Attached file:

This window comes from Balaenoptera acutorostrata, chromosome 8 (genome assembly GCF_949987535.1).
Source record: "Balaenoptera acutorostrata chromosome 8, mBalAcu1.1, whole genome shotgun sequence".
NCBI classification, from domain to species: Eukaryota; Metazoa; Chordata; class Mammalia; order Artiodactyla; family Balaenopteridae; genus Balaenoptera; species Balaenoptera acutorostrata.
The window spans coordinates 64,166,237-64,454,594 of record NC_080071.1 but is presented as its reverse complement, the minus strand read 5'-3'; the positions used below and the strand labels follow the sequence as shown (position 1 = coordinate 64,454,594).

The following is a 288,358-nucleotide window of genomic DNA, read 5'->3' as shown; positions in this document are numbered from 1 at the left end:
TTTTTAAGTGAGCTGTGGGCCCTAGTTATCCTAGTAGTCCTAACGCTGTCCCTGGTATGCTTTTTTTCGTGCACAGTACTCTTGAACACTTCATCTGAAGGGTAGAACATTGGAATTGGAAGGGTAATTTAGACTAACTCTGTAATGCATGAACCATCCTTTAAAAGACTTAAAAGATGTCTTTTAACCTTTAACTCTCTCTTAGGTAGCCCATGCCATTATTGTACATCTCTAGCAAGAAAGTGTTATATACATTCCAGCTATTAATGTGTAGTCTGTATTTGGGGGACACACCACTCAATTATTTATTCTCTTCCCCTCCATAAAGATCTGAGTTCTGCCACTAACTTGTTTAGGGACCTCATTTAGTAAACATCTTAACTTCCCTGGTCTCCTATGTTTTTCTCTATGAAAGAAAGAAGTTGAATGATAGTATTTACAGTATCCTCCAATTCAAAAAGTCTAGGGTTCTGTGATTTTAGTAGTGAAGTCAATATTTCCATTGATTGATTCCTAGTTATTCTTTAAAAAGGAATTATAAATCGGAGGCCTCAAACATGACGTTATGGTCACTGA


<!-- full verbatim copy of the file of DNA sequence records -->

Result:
This window comes from Balaenoptera acutorostrata, chromosome 8 (genome assembly GCF_949987535.1).
Source record: "Balaenoptera acutorostrata chromosome 8, mBalAcu1.1, whole genome shotgun sequence".
NCBI classification, from domain to species: Eukaryota; Metazoa; Chordata; class Mammalia; order Artiodactyla; family Balaenopteridae; genus Balaenoptera; species Balaenoptera acutorostrata.
The window spans coordinates 64,166,237-64,454,594 of record NC_080071.1 but is presented as its reverse complement, the minus strand read 5'-3'; the positions used below and the strand labels follow the sequence as shown (position 1 = coordinate 64,454,594).

The following is a 288,358-nucleotide window of genomic DNA, read 5'->3' as shown; positions in this document are numbered from 1 at the left end:
TTTTTAAGTGAGCTGTGGGCCCTAGTTATCCTAGTAGTCCTAACGCTGTCCCTGGTATGCTTTTTTTCGTGCACAGTACTCTTGAACACTTCATCTGAAGGGTAGAACATTGGAATTGGAAGGGTAATTTAGACTAACTCTGTAATGCATGAACCATCCTTTAAAAGACTTAAAAGATGTCTTTTAACCTTTAACTCTCTCTTAGGTAGCCCATGCCATTATTGTACATCTCTAGCAAGAAAGTGTTATATACATTCCAGCTATTAATGTGTAGTCTGTATTTGGGGGACACACCACTCAATTATTTATTCTCTTCCCCTCCATAAAGATCTGAGTTCTGCCACTAACTTGTTTAGGGACCTCATTTAGTAAACATCTTAACTTCCCTGGTCTCCTATGTTTTTCTCTATGAAAGAAAGAAGTTGAATGATAGTATTTACAGTATCCTCCAATTCAAAAAGTCTAGGGTTCTGTGATTTTAGTAGTGAAGTCAATATTTCCATTGATTGATTCCTAGTTATTCTTTAAAAAGGAATTATAAATCGGAGGCCTCAAACATGACGTTATGGTCACTGA